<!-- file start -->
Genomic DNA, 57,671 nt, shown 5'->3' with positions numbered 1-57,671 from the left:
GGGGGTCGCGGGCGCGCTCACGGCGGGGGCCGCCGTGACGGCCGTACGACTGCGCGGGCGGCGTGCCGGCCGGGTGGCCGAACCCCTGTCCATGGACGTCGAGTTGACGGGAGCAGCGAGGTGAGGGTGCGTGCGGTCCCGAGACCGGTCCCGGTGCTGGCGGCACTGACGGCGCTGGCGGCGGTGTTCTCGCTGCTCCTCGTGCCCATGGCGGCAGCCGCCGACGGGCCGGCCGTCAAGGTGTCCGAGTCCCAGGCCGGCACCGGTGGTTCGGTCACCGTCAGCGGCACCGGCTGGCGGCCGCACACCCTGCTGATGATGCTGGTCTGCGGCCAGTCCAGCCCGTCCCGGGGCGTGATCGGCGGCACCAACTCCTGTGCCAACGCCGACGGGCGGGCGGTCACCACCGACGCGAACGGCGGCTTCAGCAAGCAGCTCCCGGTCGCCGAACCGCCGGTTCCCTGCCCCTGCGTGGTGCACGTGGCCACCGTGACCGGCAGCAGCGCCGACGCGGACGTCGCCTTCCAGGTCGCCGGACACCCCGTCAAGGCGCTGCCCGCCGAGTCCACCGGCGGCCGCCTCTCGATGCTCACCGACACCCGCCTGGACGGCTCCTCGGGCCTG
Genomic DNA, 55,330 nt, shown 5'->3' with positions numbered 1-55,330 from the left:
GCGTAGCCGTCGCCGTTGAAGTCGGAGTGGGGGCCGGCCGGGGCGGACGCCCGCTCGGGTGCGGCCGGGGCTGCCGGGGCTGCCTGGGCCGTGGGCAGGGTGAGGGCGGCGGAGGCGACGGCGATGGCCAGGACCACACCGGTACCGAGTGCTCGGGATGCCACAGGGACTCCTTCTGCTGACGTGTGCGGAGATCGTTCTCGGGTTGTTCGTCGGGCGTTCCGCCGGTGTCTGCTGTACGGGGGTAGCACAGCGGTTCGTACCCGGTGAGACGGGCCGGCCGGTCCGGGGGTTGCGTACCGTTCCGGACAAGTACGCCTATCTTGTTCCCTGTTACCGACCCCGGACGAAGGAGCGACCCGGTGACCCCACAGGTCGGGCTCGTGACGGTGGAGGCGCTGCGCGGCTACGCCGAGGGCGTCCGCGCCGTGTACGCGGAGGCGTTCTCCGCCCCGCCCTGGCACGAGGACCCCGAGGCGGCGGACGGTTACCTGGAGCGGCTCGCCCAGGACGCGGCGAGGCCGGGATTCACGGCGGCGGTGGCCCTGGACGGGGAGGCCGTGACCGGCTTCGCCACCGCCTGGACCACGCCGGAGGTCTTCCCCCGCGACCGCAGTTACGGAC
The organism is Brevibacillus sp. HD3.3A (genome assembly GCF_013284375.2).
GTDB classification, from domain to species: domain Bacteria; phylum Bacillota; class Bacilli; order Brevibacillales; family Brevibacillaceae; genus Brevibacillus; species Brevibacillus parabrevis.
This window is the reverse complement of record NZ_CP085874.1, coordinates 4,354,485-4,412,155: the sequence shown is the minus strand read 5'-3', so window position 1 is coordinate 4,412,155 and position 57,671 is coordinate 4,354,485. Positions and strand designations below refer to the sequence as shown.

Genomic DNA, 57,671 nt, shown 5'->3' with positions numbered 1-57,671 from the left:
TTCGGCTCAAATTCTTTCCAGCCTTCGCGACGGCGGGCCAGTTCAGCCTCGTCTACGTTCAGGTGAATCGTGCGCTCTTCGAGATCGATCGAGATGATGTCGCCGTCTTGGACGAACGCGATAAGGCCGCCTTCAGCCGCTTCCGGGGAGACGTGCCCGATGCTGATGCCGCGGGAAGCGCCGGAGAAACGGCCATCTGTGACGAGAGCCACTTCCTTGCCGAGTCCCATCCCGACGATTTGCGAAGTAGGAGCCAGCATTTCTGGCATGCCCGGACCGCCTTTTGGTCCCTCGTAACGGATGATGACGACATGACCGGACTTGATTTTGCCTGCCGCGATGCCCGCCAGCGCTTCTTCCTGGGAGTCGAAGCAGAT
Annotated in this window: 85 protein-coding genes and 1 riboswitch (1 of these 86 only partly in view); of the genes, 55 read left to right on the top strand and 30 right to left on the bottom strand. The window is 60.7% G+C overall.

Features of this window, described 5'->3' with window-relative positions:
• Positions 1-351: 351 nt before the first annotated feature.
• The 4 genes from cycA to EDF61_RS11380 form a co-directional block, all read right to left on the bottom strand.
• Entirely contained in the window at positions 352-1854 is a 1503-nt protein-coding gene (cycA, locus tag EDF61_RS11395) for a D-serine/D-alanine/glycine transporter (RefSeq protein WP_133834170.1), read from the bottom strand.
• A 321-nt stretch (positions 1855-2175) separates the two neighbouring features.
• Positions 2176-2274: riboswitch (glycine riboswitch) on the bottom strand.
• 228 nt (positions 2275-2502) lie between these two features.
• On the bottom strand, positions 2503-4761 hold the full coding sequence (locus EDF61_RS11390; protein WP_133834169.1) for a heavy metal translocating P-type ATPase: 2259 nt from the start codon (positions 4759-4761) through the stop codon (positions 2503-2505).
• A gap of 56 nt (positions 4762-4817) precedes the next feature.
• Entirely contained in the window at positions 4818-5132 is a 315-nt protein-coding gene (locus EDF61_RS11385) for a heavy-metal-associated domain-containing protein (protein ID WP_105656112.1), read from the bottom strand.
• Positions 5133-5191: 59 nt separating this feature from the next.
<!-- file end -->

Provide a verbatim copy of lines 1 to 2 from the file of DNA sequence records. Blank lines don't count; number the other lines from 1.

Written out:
Genomic DNA, 57,671 nt, shown 5'->3' with positions numbered 1-57,671 from the left:
GGGGGTCGCGGGCGCGCTCACGGCGGGGGCCGCCGTGACGGCCGTACGACTGCGCGGGCGGCGTGCCGGCCGGGTGGCCGAACCCCTGTCCATGGACGTCGAGTTGACGGGAGCAGCGAGGTGAGGGTGCGTGCGGTCCCGAGACCGGTCCCGGTGCTGGCGGCACTGACGGCGCTGGCGGCGGTGTTCTCGCTGCTCCTCGTGCCCATGGCGGCAGCCGCCGACGGGCCGGCCGTCAAGGTGTCCGAGTCCCAGGCCGGCACCGGTGGTTCGGTCACCGTCAGCGGCACCGGCTGGCGGCCGCACACCCTGCTGATGATGCTGGTCTGCGGCCAGTCCAGCCCGTCCCGGGGCGTGATCGGCGGCACCAACTCCTGTGCCAACGCCGACGGGCGGGCGGTCACCACCGACGCGAACGGCGGCTTCAGCAAGCAGCTCCCGGTCGCCGAACCGCCGGTTCCCTGCCCCTGCGTGGTGCACGTGGCCACCGTGACCGGCAGCAGCGCCGACGCGGACGTCGCCTTCCAGGTCGCCGGACACCCCGTCAAGGCGCTGCCCGCCGAGTCCACCGGCGGCCGCCTCTCGATGCTCACCGACACCCGCCTGGACGGCTCCTCGGGCCTG